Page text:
A Shot Through the Wall
by Rachel Willis
“It’s important … that I understand your side of the story.”
Writer and director Aimee Long tackles a big topic with her debut feature, A Shot Through the Wall. Focusing on the aftermath of the shooting of a Black man shot by a police officer, Long tries to present the issue in shades of gray rather than the black and white portrayal often warring in the news or across social media.
When two police officers stop a group of Black teenagers on the street, a chase leads to an accidental shooting.
In a blink-and-you’ll-miss-it moment, Officer Michael Tan (Kenny Leu) draws his weapon in the pursuit of one of the teenagers and his gun discharges. Whether the result of a misfire or a jumpy trigger finger is never made clear, but that’s not Long’s point. From Tan’s perspective -and his is the one on which we’re focused – it’s an accident.
This is one of the more troubling aspects of Long’s film. While it’s made clear from the beginning that Tan never meant to hurt anyone, we’re not given the alternative perspective of what the killing of a Black man at police hands means for the family or the community.
A moment in the film’s first act allows us a chance to see the anger and the demand for justice, but this is depicted as a blanket response. No one takes the time to show us how the hole in the wall of an apartment rips a hole in so many lives. Be it accidental or intentional, the result is more victims of an unjust system.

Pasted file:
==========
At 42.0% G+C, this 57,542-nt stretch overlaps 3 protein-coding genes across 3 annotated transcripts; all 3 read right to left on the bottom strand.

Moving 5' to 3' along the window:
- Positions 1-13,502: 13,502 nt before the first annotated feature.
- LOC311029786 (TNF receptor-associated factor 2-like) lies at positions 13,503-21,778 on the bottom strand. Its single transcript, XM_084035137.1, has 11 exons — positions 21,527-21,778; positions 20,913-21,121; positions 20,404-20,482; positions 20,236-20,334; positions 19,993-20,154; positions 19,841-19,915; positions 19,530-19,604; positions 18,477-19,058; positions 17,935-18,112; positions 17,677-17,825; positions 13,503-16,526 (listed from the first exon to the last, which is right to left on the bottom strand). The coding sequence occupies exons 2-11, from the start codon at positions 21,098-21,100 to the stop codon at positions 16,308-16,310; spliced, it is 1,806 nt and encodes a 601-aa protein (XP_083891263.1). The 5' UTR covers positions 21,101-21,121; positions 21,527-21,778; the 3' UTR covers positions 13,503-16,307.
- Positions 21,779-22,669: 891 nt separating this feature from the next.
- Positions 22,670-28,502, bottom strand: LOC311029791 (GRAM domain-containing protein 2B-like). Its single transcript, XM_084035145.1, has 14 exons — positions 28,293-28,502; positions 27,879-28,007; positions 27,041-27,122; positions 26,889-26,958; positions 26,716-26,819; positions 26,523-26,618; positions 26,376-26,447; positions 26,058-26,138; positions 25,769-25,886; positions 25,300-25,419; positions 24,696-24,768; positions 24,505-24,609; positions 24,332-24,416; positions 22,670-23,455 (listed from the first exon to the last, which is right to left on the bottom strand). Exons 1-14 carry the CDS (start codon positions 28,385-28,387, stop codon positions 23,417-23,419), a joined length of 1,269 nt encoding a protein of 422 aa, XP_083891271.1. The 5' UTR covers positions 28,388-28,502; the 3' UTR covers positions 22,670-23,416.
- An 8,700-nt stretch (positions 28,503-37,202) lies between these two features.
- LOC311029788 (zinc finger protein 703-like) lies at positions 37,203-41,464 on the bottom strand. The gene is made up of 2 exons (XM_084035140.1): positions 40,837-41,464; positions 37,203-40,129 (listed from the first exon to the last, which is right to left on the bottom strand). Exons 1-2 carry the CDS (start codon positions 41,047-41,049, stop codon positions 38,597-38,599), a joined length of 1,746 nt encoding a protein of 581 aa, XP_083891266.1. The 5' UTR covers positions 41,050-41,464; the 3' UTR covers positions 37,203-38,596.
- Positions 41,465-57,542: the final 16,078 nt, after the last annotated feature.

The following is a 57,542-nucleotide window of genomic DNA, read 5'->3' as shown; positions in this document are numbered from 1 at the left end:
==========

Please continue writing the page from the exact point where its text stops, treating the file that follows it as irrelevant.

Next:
The only chance we get to understand the victim’s side comes in the form of Tan’s fiancée, a Black woman. Portrayed by Ciara Renée, Candace is the strongest character as her dual role in the conflict gives us a little more insight.
However, that’s not to say the other actors don’t inhabit their roles. Each one brings depth that makes up for the film’s storytelling weaknesses.
A few tough questions are raised in the film. Is Tan’s race a factor in his indictment? Would a white cop face the same legal persecution?
There is strength in the film’s second act, as we get a chance to know Tan, but it falls apart at the end. The idea that violence begets violence leads to a (forgive the pun) cop out.
There is no real justice to find here. Only more of the same in a society where oppression and injustice are too often the norm.